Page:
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By Barbara Lewis and Zandi Shabalala
LONDON (Reuters) - Indian billionaire Anil Agarwal said he was buying a 2 billion pound ($2.45 billion) stake in Anglo American, sending the global miner's shares sharply higher and signalling a possible return to large-scale dealmaking in the sector.
Agarwal, who has majority control of Hindustan Zinc Ltd through Vedanta Ltd, will make the investment via his family trust Volcan Holdings, Volcan said in a statement after the market close on Wednesday.
Anglo American, which has a market value of around 16.75 billion pounds ($20.55 billion), refused to comment. It has also declined comment on reports that it has rebuffed previous approaches for a tie-up with Agarwal's Hindustan Zinc.
In February, it said would resume paying dividends and slow down asset sales as it was no longer under financial pressure.
Analysts are cautiously optimistic about the sector's recovery, although some commodities have stronger supply-demand fundamentals than others.
Zinc is potentially one of the strongest and is also a focus of miner-trader Glencore, which this week increased its control of the market through a deal with Canada's Trevali.
Christopher LaFemina, analyst at Jefferies, said the mining sector, which spent last year putting its balance sheets in order, might be making an early return to M&A activity. Many had not expected that until next year.
"Our expectation has been that the mining sector recovery would comprise three separate phases," LaFemina said, referring to balance sheet recovery, then improved cash flow and finally M&A. "It is possible that Phase 3 is beginning now."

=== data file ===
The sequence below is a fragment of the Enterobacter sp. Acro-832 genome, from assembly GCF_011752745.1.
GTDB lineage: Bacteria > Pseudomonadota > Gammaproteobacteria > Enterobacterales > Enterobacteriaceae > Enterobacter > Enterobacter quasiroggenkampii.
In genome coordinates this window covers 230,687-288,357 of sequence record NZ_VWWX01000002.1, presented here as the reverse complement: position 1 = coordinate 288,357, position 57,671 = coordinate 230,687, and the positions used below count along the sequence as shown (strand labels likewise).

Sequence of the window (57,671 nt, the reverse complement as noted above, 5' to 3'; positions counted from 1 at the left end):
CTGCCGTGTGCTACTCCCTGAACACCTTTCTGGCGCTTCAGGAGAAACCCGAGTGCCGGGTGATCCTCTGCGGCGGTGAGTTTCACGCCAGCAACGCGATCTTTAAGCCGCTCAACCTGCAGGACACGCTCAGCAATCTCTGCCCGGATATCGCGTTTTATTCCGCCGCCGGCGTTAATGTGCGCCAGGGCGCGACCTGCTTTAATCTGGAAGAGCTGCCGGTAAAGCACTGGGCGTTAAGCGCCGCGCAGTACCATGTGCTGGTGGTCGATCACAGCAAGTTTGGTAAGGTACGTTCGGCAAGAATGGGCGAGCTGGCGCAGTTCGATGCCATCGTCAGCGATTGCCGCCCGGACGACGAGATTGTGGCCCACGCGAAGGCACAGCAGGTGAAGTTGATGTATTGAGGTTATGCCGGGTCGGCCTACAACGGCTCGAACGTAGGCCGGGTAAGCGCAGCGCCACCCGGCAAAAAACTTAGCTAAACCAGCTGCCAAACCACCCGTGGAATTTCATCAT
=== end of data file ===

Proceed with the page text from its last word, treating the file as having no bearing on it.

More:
Agarwal, who has four decades of experience as an entrepreneur, is founder and chairman of Vedanta, which has copper operations in Zambia and a zinc mine in South Africa, Anglo American's heartland.
"His dream is to have Vedanta as one of the big diversified miners at some point," the source said.
Analysts see Agarwal's move as a new attempt to fulfil his ambition to have a major footing in South Africa as well as in his native India, which he has aired in the Indian press.
"We see this move as potentially forcing either Anglo's, or a rival bidder's, hand," Paul Gait, analyst at Bernstein, wrote.
"From a strategic point of view, some kind of deal could potentially hand Anglo a solution to their problem of perceived 'overweighting' towards South Africa," he said.
Another industry sources said Agarwal was limiting any risk by using a convertible bond rather than cash to finance the deal. The mandatory exchangeable bond for 2 billion pounds is due in 2020 and is led by J.P. Morgan.
Volcan will issue the bond to fund the share purchase and it will be secured by the purchased shares.
One of the sources said it was an efficient way to buy a sizeable stake as acquiring around 12 percent of a company could be difficult to achieve without attracting attention.
The structure of the bond limits any downside, the sources said, adding the advantage of buying into Anglo American, whose portfolio includes diamonds and platinum, was to diversify Agarwal's holdings.
($1 = 0.8159 pounds)
(additional reporting by Clara Denina in London and Sanjeeban Sarkar in Bengaluru; Editing by James Dalgleish and Jane Merriman)
(This story has not been edited by Business Standard staff and is auto-generated from a syndicated feed.)